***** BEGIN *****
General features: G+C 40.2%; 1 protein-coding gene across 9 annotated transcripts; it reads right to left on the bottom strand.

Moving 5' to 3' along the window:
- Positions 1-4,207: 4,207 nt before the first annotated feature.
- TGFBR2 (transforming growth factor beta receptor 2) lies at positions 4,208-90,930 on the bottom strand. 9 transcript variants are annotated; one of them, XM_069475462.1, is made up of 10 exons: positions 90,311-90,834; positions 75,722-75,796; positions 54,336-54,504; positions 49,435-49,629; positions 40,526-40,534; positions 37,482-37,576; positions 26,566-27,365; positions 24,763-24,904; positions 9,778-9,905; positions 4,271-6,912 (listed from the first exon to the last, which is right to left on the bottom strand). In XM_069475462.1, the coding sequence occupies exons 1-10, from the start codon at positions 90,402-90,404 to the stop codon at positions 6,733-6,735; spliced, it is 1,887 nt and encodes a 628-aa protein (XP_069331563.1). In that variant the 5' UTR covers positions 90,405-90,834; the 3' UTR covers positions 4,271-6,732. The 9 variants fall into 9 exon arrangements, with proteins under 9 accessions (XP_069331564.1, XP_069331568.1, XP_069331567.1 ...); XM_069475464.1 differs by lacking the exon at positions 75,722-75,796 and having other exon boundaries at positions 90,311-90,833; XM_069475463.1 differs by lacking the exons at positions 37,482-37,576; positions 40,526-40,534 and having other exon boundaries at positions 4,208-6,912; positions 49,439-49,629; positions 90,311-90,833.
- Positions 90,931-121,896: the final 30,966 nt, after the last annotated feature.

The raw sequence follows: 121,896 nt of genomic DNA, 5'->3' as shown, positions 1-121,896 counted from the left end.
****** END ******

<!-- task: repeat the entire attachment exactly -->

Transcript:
General features: G+C 40.2%; 1 protein-coding gene across 9 annotated transcripts; it reads right to left on the bottom strand.

Moving 5' to 3' along the window:
- Positions 1-4,207: 4,207 nt before the first annotated feature.
- TGFBR2 (transforming growth factor beta receptor 2) lies at positions 4,208-90,930 on the bottom strand. 9 transcript variants are annotated; one of them, XM_069475462.1, is made up of 10 exons: positions 90,311-90,834; positions 75,722-75,796; positions 54,336-54,504; positions 49,435-49,629; positions 40,526-40,534; positions 37,482-37,576; positions 26,566-27,365; positions 24,763-24,904; positions 9,778-9,905; positions 4,271-6,912 (listed from the first exon to the last, which is right to left on the bottom strand). In XM_069475462.1, the coding sequence occupies exons 1-10, from the start codon at positions 90,402-90,404 to the stop codon at positions 6,733-6,735; spliced, it is 1,887 nt and encodes a 628-aa protein (XP_069331563.1). In that variant the 5' UTR covers positions 90,405-90,834; the 3' UTR covers positions 4,271-6,732. The 9 variants fall into 9 exon arrangements, with proteins under 9 accessions (XP_069331564.1, XP_069331568.1, XP_069331567.1 ...); XM_069475464.1 differs by lacking the exon at positions 75,722-75,796 and having other exon boundaries at positions 90,311-90,833; XM_069475463.1 differs by lacking the exons at positions 37,482-37,576; positions 40,526-40,534 and having other exon boundaries at positions 4,208-6,912; positions 49,439-49,629; positions 90,311-90,833.
- Positions 90,931-121,896: the final 30,966 nt, after the last annotated feature.

The raw sequence follows: 121,896 nt of genomic DNA, 5'->3' as shown, positions 1-121,896 counted from the left end.